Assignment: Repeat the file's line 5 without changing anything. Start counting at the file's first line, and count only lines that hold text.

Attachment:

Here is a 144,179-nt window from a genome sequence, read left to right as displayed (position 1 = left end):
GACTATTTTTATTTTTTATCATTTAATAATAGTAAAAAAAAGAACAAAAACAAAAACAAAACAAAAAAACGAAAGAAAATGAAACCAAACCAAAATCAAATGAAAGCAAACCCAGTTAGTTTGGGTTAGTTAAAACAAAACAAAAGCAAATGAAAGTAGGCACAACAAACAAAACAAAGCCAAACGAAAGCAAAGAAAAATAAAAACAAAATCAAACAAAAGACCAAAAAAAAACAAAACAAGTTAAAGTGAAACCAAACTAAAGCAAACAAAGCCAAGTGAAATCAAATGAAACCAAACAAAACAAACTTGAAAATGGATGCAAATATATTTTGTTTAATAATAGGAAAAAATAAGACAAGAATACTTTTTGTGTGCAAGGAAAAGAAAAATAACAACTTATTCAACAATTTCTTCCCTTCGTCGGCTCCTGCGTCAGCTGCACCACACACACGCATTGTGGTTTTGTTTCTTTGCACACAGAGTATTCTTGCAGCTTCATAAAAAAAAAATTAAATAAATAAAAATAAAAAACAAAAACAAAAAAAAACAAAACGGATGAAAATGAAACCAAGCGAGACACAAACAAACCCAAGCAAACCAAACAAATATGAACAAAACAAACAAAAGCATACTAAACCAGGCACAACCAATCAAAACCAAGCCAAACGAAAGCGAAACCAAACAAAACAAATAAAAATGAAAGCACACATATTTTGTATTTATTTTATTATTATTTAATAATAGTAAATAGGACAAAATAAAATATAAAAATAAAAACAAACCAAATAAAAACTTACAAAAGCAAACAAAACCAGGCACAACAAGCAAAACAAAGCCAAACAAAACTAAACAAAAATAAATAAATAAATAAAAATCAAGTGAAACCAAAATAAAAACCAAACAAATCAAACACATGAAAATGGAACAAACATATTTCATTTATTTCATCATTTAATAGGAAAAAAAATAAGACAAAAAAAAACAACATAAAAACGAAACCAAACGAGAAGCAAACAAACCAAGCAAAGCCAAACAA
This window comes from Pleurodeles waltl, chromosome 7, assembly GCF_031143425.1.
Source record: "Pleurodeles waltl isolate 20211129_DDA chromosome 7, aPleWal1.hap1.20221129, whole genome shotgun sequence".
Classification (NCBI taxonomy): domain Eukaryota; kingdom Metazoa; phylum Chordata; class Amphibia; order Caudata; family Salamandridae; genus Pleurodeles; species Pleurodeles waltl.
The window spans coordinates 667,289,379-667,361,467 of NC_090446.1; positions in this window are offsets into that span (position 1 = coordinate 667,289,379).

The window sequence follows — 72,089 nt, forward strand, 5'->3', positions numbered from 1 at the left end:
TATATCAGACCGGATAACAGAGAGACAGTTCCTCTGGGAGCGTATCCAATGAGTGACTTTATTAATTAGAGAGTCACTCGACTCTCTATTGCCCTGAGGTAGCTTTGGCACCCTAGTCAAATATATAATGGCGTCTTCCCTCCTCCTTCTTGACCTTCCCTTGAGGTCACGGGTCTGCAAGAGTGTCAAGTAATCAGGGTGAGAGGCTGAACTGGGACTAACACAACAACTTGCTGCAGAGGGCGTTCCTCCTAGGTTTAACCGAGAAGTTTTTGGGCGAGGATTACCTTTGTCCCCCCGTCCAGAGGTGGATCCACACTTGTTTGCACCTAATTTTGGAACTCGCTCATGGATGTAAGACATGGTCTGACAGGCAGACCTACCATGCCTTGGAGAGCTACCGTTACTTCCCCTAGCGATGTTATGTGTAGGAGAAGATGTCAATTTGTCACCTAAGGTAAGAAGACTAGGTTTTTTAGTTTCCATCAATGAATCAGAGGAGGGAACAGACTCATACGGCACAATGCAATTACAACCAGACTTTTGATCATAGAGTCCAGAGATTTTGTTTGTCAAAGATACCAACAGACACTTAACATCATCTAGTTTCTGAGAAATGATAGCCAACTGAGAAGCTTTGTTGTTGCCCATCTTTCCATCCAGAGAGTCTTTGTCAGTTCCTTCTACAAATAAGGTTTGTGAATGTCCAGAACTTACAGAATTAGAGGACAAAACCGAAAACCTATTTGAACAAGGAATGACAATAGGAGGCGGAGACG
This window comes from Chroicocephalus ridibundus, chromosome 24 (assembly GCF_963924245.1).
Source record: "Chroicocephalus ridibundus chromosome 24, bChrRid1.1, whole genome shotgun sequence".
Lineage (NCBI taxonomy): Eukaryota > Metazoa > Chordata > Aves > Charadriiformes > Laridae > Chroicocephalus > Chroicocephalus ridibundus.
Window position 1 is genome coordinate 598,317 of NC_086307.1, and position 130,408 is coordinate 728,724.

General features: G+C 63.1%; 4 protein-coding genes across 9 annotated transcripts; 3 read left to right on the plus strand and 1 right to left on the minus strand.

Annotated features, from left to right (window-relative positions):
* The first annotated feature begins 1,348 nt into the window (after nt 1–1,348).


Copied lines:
Classification (NCBI taxonomy): domain Eukaryota; kingdom Metazoa; phylum Chordata; class Amphibia; order Caudata; family Salamandridae; genus Pleurodeles; species Pleurodeles waltl.